I think that the BLM/Antifa riots are based on ethnicity and religion.  They hate whites.  It’s strange, because most of them seem to be white, but there you have it.  The religion is Wokeism.  They hate Christians primarily, and Jews, and pretty much everyone who isn’t Wokeist.  Except Muslims, it seems.

    • #55
  26. Gary Robbins Member
    Gary Robbins
    @GaryRobbins

    Thank you so much for sharing this, including the clip of the sirens.

    • #56
  27. SkipSul Inactive
    SkipSul
    @skipsul

    TBA (View Comment):

    It could never happen here unless people first start thinking it could never happen here.

    Perhaps it would be better to say the we should stop looking for “it” and looking for “its cousin”.

    People who insist that the Nazis would never gain power here are correct – we’re not Germans.  Whatever monstrosity “its cousin” could take here would be uniquely American.

    Fred Cole here years ago had a post asking why the Holocaust was so bad, and why something similar hadn’t arisen in, say, France.  He couldn’t quite grasp that this was because the French aren’t Germans.  He also couldn’t grasp that similar such mass murders have occurred throughout human history – the Holodomor in Ukraine was at least as murderous, but carried out far differently.  Mao’s mass murders make the Soviets look like amateurs.  On a per capita basis, perhaps the Khmer Rouge is the worst example of mass murderous psychosis.

    I said earlier that the most likely thing here is something akin to the Spanish Civil War, or Rwanda, or perhaps the French Revolution – something that pits rural versus urban dweller, neighbor vs. neighbor, etc.  Perhaps even a racial conflict is possible, though I doubt this as the US now has so many competing groups that it’s impossible to guess who might fight with whom – I think part of the BLM rage stems from the recognition that African Americans now utterly dominate pop culture and sports, but this hasn’t translated into real political power or economic improvement, and the rising Hispanic and Asian populations are out-competing them in those areas.  This again puts the greatest likelihood back at civil war level.

    And the warning signs for that are abundant – Rod Dreher documents them in Live Not By Lies, and points heavily back to Hannah Arendt’s book on totalitarianism.  Dreher wrote the book largely before 2020 (though published late in 2020, the manuscript had to be submitted way back in March), and has said since that he would now add at least a chapter on how totalitarian thinking on the Right is extremely dangerous in itself.  Strange Rites by Tara Burton likewise points to political polarization as having become a sort of quasi religion on both Right and Left.  

    And this is the danger, this is “its cousin”.  Too many people have started to think that the other side is to blame for society’s ills, that the other side is intractable, and an eschatological-level conflict (Civil War) is divinely fore-ordained as the way to rebalance society’s humors.  Put simply, the more people go around believing that civil war is inevitable, and acting and talking in ways that live out that belief, the more they conjure that hellish reality into being.  Frankly, they’re summoning demons.  “Its Cousin” cannot happen here unless people want it to happen here, and far too many people now seem to want it.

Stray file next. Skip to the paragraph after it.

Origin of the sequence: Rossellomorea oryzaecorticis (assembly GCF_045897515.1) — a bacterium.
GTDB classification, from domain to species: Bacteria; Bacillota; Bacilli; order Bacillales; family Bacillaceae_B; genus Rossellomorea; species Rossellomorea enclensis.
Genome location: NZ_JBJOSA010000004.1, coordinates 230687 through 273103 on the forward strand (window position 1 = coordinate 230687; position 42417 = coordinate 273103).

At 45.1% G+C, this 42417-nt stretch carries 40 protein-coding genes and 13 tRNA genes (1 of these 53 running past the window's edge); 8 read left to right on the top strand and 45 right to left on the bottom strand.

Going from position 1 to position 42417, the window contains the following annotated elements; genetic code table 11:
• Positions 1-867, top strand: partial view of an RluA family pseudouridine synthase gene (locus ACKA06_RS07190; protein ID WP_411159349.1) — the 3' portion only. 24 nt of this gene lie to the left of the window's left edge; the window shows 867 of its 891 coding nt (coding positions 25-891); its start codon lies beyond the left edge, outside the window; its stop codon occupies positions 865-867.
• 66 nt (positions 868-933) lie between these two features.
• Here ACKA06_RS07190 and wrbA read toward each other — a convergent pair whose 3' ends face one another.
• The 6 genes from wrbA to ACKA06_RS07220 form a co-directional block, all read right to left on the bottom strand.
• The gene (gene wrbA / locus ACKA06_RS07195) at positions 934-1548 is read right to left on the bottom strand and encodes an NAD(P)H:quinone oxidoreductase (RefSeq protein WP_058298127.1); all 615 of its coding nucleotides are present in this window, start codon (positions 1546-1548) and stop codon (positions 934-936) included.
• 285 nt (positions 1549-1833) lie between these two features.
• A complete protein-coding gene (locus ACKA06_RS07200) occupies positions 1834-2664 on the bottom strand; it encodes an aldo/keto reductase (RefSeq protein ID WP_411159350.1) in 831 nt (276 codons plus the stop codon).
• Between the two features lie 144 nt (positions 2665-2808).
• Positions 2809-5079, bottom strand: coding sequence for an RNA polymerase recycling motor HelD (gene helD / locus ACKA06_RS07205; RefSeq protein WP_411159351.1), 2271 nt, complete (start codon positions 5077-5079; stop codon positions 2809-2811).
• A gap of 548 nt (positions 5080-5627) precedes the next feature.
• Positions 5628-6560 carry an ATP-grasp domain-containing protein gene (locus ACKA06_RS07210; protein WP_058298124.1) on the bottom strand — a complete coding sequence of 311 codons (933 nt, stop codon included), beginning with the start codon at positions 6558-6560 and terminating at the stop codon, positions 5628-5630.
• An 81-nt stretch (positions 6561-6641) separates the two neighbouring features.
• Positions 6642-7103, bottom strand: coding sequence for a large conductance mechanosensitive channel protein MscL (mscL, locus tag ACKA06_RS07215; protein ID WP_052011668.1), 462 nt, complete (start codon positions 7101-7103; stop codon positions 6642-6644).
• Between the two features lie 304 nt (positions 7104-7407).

• #57
  28. lowtech redneck Coolidge
    lowtech redneck
    @lowtech redneck

    SkipSul (View Comment):

    I don’t see the dangers of a new pogrom or holocaust here so much as an actual civil war, and when too many on both sides are reducing the “other” to unthinking villainy and stereotype, and actually hungering for some grand conflict to “right the wrongs”, that sort of civil war only becomes increasingly likely.

    The Jews in Europe were badly outnumbered, culturally distinct and identifiable, and often clustered into population centers. The numbers on the American Right and Left are practically a dead heat, and very mixed. That makes any prospective civil war not something like our Revolution, or our big Civil War, but something far worse – a French Revolution or Spanish Civil War, or (God forbid) Rwanda.

    Both sides need to ratchet it down – and the “wrong side” refusing to do so is no excuse at all for us to mimic and mirror them.

    Leftist domination is worse than the risk of civil war…..also, the French Revolution was not a worse manifestation of civil war than the American Civil War.

    • #58
  29. SkipSul Inactive
    SkipSul
    @skipsul

    lowtech redneck (View Comment):
    Leftist domination is worse than the risk of civil war…..also, the French Revolution was not a worse manifestation of civil war than the American Civil War.

    How many more died in the French Revolution?  Did we have a Committee of Public Safety loading barges of the “wrong” people, then deliberately sinking them in the Potomac?  Did we have all this going on while zealous Jacobin armies raped and pillaged in a brutal cut-throat civil war and crackdown against a royalist region?

    • #59
  30. Susan Quinn Contributor
    Susan Quinn
    @SusanQuinn

    SkipSul (View Comment):
    Put simply, the more people go around believing that civil war is inevitable, and acting and talking in ways that live out that belief, the more they conjure that hellish reality into being. Frankly, they’re summoning demons. “Its Cousin” cannot happen here unless people want it to happen here, and far too many people now seem to want it.

    I hope it’s clear that I don’t think civil war is inevitable. Is it possible to send out a cautionary call regarding what is happening in this country, without appearing to want a civil war to break out? My call is a call to vigilance, not a call to war, to acknowledge what is going on, not to attack the other side.

    • #60